The Lebanese opposition, led by the Shia group Hezbollah, has vowed it will never accept the tribunal and blocked government efforts to win parliament's endorsement for the project.
Ali Hassan Khalil, an opposition MP, said: "Do not expect that we will recognise this tribunal, directly or indirectly."
"It is high time, after we get this resolution, to go back to national dialogue in Lebanon"
Marwan Hamada, Lebanese Telecommunications Minister
Michel Aoun, a Christian opposition leader, also deplored that no suspects had been identified despite moves to fast-track the international court.
"What is most important for the tribunal is to have people who are accused. Where are the accused?" he said in an interview to France Inter radio before the vote.
Wednesday's resolution gives the Lebanese parliament a last chance to establish the tribunal itself. If it doesn't act by June 10, the UN-Lebanon agreement will automatically "enter into force".
However, the tribunal is not likely to be up and running until several months after the accord enters into force.
The Security Council vote was 10-0 with five abstentions - Russia, China, South Africa, Indonesia and Qatar.
Fouad Siniora, the Lebanese prime minister, asked the council earlier this month to establish the tribunal.
He cited the refusal of Nabih Berri, the opposition-aligned parliament speaker, to convene a session to ratify the statutes to create the tribunal.
Rafiq al-Hariri and 22 others were killed by a massive truck bombing in Beirut on February 14, 2005, and the Security Council authorised a commission to investigate the assassinations.
|Hariri supporters in Lebanon cheer the news of|
the Security Council vote [AFP]
The UN inquiry panel implicated senior Syrian figures and their Lebanese accomplices in the assassination.
But the Syrian government of Bashar al-Assad, who won another seven-year term in a weekend referendum in which he was the only candidate, has denied any involvement.
He earlier this month said he ruled out any co-operation with the court if it threatens his country's sovereignty.
Reacting to Wednesday's vote, Syria said in a statement: "Setting up the court under Chapter Seven violates the sovereignty of Lebanon and could cause the situation there to become worse. There has been no change in the Syrian position on the court."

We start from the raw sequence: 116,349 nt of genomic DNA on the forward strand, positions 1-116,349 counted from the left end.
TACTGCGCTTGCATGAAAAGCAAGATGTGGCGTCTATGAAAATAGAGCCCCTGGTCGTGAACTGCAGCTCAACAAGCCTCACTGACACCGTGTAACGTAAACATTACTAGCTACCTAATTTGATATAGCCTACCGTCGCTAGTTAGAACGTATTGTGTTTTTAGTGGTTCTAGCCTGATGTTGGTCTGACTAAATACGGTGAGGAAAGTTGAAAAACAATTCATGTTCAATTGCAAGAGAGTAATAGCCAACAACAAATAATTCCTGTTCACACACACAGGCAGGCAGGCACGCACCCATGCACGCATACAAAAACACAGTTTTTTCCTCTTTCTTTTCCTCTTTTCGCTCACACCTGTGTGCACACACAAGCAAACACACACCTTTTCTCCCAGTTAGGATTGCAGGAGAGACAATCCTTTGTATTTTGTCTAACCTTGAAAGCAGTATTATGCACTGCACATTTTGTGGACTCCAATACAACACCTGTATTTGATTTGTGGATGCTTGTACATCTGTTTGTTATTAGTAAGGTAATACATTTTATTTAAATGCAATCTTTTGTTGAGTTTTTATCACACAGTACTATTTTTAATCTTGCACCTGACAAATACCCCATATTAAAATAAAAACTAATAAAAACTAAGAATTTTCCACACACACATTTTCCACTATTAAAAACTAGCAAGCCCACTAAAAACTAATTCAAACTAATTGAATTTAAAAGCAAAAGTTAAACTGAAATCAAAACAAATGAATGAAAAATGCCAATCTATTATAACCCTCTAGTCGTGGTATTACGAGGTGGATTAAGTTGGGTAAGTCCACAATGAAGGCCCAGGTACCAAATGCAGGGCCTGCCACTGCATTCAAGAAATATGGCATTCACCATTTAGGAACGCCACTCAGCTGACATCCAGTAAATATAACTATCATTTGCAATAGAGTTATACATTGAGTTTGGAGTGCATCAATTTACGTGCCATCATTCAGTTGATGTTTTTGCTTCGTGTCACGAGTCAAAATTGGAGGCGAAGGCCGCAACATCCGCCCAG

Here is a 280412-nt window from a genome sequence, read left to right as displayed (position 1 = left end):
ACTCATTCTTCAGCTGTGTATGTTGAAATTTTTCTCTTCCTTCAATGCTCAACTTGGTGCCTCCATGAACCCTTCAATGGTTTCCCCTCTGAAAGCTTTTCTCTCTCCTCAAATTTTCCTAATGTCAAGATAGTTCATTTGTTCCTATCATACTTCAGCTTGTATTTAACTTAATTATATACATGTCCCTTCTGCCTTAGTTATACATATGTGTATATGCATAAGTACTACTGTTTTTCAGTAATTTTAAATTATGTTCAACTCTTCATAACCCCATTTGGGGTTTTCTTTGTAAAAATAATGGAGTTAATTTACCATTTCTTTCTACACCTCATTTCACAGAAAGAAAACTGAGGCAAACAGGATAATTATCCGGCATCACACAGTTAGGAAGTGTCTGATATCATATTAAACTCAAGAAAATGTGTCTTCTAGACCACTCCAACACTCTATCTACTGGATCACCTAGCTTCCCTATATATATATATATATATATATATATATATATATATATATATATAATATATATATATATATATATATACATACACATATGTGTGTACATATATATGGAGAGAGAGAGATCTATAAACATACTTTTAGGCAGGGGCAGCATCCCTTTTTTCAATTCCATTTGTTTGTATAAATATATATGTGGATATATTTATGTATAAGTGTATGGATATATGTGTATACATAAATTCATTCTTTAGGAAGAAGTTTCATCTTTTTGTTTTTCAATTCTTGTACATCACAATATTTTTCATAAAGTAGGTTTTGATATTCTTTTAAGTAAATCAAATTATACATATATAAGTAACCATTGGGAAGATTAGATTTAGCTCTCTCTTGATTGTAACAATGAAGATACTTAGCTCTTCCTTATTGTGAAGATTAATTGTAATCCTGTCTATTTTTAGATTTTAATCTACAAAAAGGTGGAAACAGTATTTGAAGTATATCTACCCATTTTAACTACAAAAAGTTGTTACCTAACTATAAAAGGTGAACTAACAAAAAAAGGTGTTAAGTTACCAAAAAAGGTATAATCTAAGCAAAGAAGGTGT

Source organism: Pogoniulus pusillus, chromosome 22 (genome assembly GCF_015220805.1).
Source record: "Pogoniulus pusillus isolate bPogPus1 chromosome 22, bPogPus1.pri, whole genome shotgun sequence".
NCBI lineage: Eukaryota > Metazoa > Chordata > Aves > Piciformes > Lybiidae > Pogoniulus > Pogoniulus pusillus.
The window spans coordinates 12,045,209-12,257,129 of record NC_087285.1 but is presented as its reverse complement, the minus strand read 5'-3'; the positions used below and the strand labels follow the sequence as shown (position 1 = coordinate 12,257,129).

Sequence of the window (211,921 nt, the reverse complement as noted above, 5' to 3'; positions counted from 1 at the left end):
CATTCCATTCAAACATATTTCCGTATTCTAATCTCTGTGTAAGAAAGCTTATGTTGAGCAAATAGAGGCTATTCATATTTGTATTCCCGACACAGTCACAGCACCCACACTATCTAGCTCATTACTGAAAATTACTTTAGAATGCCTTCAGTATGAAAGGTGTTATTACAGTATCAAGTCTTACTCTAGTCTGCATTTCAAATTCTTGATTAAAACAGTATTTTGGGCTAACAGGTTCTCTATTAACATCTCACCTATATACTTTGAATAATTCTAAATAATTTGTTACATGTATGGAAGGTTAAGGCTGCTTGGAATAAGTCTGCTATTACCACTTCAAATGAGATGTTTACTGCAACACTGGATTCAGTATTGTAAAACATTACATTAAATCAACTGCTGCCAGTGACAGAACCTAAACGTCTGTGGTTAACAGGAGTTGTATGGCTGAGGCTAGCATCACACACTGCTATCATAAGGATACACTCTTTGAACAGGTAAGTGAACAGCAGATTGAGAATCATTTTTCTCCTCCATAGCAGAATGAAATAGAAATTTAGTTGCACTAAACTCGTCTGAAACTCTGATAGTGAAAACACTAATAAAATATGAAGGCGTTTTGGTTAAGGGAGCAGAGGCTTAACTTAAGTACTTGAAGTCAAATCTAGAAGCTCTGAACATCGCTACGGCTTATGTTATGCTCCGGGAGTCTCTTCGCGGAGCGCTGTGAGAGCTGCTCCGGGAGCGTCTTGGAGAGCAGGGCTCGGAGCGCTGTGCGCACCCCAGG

Despite the calls for unity, the Lebanese government appeared fearful that celebrations could turn violent between pro-government and opposition factions.
The interior ministry banned the public from firing guns in the air, releasing fireworks and using motorcycles from 8pm (1700 GMT) on Wednesday to 5am (0200 GMT) on Thursday.
Supporters began celebrating in al-Hariri's hometown in the southern city of Sidon more than six hours before the Security Council met in New York.
Carrying Lebanese flags and pictures of Rafiq al-Hariri, supporters set up what they called "love checkpoints" in Sidon's main roads and intersections handing out sweets and flowers to motorists.
Marwan Hamada, Lebanese telecommunications minister, said on Wednesday the resolution was a historic moment.
|Rafiq al-Hariri was killed by a huge roadside|
bomb in Beirut on February 14, 2005 [AP]
Speaking to Al Jazeera on the eve of the Security Council vote, he said: "We have to recall that the sovereignty of Lebanon has been hijacked for years and even recently by some of the opposition parties related to the Syrian regime.
"It is high time that an international resolution comes and contains the criminals and gives Lebanon an kind of 'legal umbrella'.
"We don't want military intervention or sanctions against anybody – but we need the sovereignty and independence of Lebanon to be respected.
"It is high time, after we get this resolution, to go back to national dialogue in Lebanon."
Source: Al Jazeera and agencies